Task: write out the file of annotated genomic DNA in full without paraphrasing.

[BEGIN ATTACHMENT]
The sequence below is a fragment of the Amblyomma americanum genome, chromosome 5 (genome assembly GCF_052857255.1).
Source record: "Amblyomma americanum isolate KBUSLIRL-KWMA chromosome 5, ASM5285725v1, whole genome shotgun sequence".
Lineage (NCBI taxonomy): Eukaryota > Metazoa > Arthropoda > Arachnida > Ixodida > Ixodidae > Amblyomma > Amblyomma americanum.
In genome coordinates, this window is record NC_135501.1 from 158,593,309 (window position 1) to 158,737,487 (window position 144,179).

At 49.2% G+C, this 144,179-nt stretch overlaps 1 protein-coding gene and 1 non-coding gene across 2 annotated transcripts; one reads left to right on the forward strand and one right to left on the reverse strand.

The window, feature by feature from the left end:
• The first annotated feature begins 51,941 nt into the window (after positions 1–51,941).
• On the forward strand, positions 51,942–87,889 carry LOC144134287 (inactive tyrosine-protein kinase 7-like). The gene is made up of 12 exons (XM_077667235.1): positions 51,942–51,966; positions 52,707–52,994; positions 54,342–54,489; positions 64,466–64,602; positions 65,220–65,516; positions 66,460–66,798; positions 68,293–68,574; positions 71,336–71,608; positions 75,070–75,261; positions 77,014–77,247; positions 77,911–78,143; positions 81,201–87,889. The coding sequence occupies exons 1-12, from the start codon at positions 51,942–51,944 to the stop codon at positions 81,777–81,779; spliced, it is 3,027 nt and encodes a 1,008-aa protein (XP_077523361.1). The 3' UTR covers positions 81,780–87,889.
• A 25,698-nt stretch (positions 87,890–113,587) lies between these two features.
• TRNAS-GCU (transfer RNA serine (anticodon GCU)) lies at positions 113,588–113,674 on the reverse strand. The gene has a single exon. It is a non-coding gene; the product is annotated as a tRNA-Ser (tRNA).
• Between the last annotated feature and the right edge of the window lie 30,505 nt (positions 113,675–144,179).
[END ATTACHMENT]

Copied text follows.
The sequence below is a fragment of the Amblyomma americanum genome, chromosome 5 (genome assembly GCF_052857255.1).
Source record: "Amblyomma americanum isolate KBUSLIRL-KWMA chromosome 5, ASM5285725v1, whole genome shotgun sequence".
Lineage (NCBI taxonomy): Eukaryota > Metazoa > Arthropoda > Arachnida > Ixodida > Ixodidae > Amblyomma > Amblyomma americanum.
In genome coordinates, this window is record NC_135501.1 from 158,593,309 (window position 1) to 158,737,487 (window position 144,179).

At 49.2% G+C, this 144,179-nt stretch overlaps 1 protein-coding gene and 1 non-coding gene across 2 annotated transcripts; one reads left to right on the forward strand and one right to left on the reverse strand.

The window, feature by feature from the left end:
• The first annotated feature begins 51,941 nt into the window (after positions 1–51,941).
• On the forward strand, positions 51,942–87,889 carry LOC144134287 (inactive tyrosine-protein kinase 7-like). The gene is made up of 12 exons (XM_077667235.1): positions 51,942–51,966; positions 52,707–52,994; positions 54,342–54,489; positions 64,466–64,602; positions 65,220–65,516; positions 66,460–66,798; positions 68,293–68,574; positions 71,336–71,608; positions 75,070–75,261; positions 77,014–77,247; positions 77,911–78,143; positions 81,201–87,889. The coding sequence occupies exons 1-12, from the start codon at positions 51,942–51,944 to the stop codon at positions 81,777–81,779; spliced, it is 3,027 nt and encodes a 1,008-aa protein (XP_077523361.1). The 3' UTR covers positions 81,780–87,889.
• A 25,698-nt stretch (positions 87,890–113,587) lies between these two features.
• TRNAS-GCU (transfer RNA serine (anticodon GCU)) lies at positions 113,588–113,674 on the reverse strand. The gene has a single exon. It is a non-coding gene; the product is annotated as a tRNA-Ser (tRNA).
• Between the last annotated feature and the right edge of the window lie 30,505 nt (positions 113,675–144,179).